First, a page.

Sometimes medical terms and abbreviations can be confusing and many of them sound similar making it quite a challenge to decipher between them. Today we are going to look at a comparison of the terms endoscopy vs EGD and enteroscopy vs upper GI endoscopy. All these terms are related but they each have a specific meaning.
A Definition Of Terms Endoscopy, EGD, and Enteroscopy
What Is An Endoscopy?
An endoscopy is any procedure that uses a special medical device called an endoscope. An endoscope is a thin flexible hollow instrument that resembles a tube and is outfitted with a tiny camera and a light. This instrument is used to investigate different sections of the esophagus, stomach, upper GI tract, or small bowel.
During the procedure, the gastroenterologist is guided by a real-time video relayed by the tiny camera to a monitor located in the operating room.
Procedures that are performed with the use of an endoscope are called endoscopy, or endoscopic procedures.
What Does EGD Mean?
EGD is the abbreviation for the esophagogastroduodenoscopy procedure that is performed to closely inspect the stomach, the lining of the esophagus, and the first part of the small intestine also called the duodenum.
This procedure is commonly known as an Upper GI endoscopy probably because no one can pronounce the medical term. When comparing the terms EGD vs endoscopy, simply put, EGD is a form of endoscopy that looks at the upper portion of the gastrointestinal tract from the mouth to the beginning point of the small bowel.
What Is An Enteroscopy?
An enteroscopy is very similar to EGD but can examine deeper into the gastrointestinal tract. When comparing an enteroscopy vs upper GI endoscopy the difference lies in how far into the intestines the examination is done. The enteroscopy is designed to advance further into the patient’s intestines using one of three techniques.
- 1. Enteroscopy with a double balloon
- The endoscope is outfitted with two very small balloons that alternately inflate and deflate advancing the tool along the intestinal pathway. This technique is sometimes referred to as a push-and-pull enteroscopy.
- 2. Enteroscopy with a single balloon
- This technique uses one small balloon located at the endoscope end to advance it along the intestines. It is commonly called a push enteroscopy.
- 3. Spiral enteroscopy
- This technique uses a special device that rotates clockwise progressing it down the intestinal pathway. It is especially useful for patients who have very small intestinal areas.
What Is The Difference Between Endoscopy And Enteroscopy?
These two terms are very similar but mean different things. Endoscopy is a definition used to describe a group of procedures that are carried out with the use of an endoscope.
Enteroscopy is a type of endoscopy that uses one of three different techniques to advance the special endoscopic tool far enough to examine the entire small intestine.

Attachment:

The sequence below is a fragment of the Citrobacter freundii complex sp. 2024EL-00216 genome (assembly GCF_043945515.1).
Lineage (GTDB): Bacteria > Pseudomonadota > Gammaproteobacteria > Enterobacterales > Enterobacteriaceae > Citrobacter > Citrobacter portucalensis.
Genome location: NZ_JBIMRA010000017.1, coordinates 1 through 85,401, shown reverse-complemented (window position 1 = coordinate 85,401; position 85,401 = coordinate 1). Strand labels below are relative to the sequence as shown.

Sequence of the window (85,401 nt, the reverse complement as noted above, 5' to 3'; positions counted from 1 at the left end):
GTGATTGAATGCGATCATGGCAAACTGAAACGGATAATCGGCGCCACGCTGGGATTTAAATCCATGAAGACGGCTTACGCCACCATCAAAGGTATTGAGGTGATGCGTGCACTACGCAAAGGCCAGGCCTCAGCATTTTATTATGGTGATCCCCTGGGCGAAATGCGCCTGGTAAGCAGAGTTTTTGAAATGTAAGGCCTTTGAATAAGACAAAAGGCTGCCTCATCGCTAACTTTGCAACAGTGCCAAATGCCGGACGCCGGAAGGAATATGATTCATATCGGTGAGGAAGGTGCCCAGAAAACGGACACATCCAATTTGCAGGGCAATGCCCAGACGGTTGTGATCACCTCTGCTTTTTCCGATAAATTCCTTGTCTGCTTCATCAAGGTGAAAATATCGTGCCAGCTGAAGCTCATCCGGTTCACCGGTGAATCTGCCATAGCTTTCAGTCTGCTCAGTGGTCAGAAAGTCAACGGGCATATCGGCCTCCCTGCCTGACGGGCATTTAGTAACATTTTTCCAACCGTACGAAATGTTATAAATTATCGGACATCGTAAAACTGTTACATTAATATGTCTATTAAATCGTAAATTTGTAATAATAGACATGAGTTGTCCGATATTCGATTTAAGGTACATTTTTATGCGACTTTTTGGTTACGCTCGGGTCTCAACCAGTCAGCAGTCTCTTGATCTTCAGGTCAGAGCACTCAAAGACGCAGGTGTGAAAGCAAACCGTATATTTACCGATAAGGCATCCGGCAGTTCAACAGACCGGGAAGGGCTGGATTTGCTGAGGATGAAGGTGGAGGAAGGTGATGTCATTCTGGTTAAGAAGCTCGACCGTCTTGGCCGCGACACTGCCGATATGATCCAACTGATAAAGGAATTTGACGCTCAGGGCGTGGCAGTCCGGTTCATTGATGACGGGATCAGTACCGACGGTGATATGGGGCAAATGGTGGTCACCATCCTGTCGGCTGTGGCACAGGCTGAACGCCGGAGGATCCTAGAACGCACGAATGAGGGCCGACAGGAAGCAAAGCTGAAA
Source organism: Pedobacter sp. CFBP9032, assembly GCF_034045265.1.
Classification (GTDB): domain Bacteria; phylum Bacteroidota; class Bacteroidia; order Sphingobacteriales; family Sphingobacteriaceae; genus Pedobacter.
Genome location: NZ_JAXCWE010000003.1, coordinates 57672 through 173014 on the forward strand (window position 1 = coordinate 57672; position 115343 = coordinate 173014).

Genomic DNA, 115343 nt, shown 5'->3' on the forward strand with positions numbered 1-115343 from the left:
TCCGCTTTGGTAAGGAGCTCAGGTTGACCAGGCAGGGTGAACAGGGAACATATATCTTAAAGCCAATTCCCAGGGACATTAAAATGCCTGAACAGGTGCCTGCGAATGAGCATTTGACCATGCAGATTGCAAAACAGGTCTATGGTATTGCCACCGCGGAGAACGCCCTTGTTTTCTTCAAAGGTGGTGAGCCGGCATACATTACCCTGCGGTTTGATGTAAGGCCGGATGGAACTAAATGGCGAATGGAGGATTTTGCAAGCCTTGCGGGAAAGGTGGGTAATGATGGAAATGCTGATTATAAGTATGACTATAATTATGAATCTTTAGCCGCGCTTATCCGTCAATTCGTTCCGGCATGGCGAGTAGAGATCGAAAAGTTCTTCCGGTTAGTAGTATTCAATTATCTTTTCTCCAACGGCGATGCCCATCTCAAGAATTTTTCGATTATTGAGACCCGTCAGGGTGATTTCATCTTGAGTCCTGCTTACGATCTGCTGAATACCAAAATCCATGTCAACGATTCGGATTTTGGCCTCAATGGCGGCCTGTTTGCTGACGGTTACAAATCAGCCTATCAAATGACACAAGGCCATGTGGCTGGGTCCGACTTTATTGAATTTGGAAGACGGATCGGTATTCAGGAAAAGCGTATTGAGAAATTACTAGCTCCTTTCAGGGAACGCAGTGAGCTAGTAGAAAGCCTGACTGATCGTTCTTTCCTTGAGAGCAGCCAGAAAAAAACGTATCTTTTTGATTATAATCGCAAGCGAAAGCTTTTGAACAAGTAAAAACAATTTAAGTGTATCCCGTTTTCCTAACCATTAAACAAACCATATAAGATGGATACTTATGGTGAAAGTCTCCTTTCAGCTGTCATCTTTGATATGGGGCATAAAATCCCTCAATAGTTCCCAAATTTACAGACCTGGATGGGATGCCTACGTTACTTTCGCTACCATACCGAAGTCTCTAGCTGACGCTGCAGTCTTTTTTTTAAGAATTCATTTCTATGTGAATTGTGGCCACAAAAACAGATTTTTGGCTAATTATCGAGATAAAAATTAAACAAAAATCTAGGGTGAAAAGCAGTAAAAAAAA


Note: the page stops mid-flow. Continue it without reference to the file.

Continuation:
(Upper GI Endoscopy)
|WHY perform the procedure|
|EGD examines the lining of the esophagus, stomach, and the first portion of the small intestine.||Used to examine the complete length of the small intestine from the stomach to the large intestine.|
|WHAT it can diagnose and inspect|
How Is An EGD vs Enteroscopy Performed?
Esophagogastroduodenoscopy (EGD) and Enteroscopy are similar procedures but are not the same. Both are endoscopic procedures but the enteroscopy can examine the whole length of the small intestine whereas the EGD procedure only investigates the upper portion of the gastrointestinal tract.
Both enteroscopy and EGD require preparation of nothing to eat or drink at least 8 hours before the procedure. The doctor will also advise the patient regarding any prescribed medication that they normally take and they will also be advised to stop taking medications such as aspirin and blood thinners.
The EGD procedure normally takes about 45 minutes to perform compared to an enteroscopy which can take up to 2 hours depending on the nature of the examination.
Both the enteroscopy and the EGD procedure contain the same basic steps:
- The patient is given a sedative to help them relax during the procedure;
- The patient’s throat is sprayed with a numbing solution;
- The endoscopic tool is gently guided down the patient’s throat projecting a real-time video image onto a monitor that is located close to the gastroenterologist while simultaneously recording so the footage can be viewed again;
- Any repairs that need to be done are completed and biopsy samples are collected.
What Is The Recovery After An Enteroscopy vs An Upper GI Endoscopy?
Both are performed as outpatient procedures so patients return home the same day. A friend or a family member must drive the patient home because they will still be a bit groggy from the sedation. Some patients experience mild side effects after these procedures that may include
- Abdominal bloating;
- Mild abdominal cramping;
- A small amount of bleeding;
- Nausea from the sedation medication;
- Sore throat.
The doctor will provide a list of rare but serious complications and instructions for contacting them if any should occur.
If you have any questions or concerns regarding your digestive health and would like to learn more about endoscopy, enteroscopy, or upper GI (EGD) procedures, contact IBI Healthcare Institute.
Our team of experts is here to address your concerns and can help determine if you are a candidate for one of these procedures. Set up a consultation today to learn more about diagnosing issues of the upper gastrointestinal tract.